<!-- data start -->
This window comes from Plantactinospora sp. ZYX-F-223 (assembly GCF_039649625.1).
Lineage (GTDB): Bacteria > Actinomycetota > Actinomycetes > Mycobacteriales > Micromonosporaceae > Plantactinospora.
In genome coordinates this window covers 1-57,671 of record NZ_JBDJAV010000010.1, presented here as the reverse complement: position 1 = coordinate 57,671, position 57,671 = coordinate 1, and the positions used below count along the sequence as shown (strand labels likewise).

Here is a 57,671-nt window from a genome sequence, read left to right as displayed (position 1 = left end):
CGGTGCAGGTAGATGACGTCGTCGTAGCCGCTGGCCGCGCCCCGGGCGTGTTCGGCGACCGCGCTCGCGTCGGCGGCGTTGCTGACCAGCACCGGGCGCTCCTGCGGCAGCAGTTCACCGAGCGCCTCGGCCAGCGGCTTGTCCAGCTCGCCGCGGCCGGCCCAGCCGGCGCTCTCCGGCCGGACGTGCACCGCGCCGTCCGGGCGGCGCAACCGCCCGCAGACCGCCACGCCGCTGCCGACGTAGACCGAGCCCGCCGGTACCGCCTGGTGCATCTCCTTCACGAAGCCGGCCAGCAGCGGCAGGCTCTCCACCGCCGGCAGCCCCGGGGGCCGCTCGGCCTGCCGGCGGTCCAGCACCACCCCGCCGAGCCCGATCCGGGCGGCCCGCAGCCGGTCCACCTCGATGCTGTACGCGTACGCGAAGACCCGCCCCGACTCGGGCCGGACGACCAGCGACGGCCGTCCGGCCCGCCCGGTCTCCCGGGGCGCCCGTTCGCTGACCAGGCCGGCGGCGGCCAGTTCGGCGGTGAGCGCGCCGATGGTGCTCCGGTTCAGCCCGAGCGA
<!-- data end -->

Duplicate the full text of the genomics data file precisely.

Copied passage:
This window comes from Plantactinospora sp. ZYX-F-223 (assembly GCF_039649625.1).
Lineage (GTDB): Bacteria > Actinomycetota > Actinomycetes > Mycobacteriales > Micromonosporaceae > Plantactinospora.
In genome coordinates this window covers 1-57,671 of record NZ_JBDJAV010000010.1, presented here as the reverse complement: position 1 = coordinate 57,671, position 57,671 = coordinate 1, and the positions used below count along the sequence as shown (strand labels likewise).

Here is a 57,671-nt window from a genome sequence, read left to right as displayed (position 1 = left end):
CGGTGCAGGTAGATGACGTCGTCGTAGCCGCTGGCCGCGCCCCGGGCGTGTTCGGCGACCGCGCTCGCGTCGGCGGCGTTGCTGACCAGCACCGGGCGCTCCTGCGGCAGCAGTTCACCGAGCGCCTCGGCCAGCGGCTTGTCCAGCTCGCCGCGGCCGGCCCAGCCGGCGCTCTCCGGCCGGACGTGCACCGCGCCGTCCGGGCGGCGCAACCGCCCGCAGACCGCCACGCCGCTGCCGACGTAGACCGAGCCCGCCGGTACCGCCTGGTGCATCTCCTTCACGAAGCCGGCCAGCAGCGGCAGGCTCTCCACCGCCGGCAGCCCCGGGGGCCGCTCGGCCTGCCGGCGGTCCAGCACCACCCCGCCGAGCCCGATCCGGGCGGCCCGCAGCCGGTCCACCTCGATGCTGTACGCGTACGCGAAGACCCGCCCCGACTCGGGCCGGACGACCAGCGACGGCCGTCCGGCCCGCCCGGTCTCCCGGGGCGCCCGTTCGCTGACCAGGCCGGCGGCGGCCAGTTCGGCGGTGAGCGCGCCGATGGTGCTCCGGTTCAGCCCGAGCGA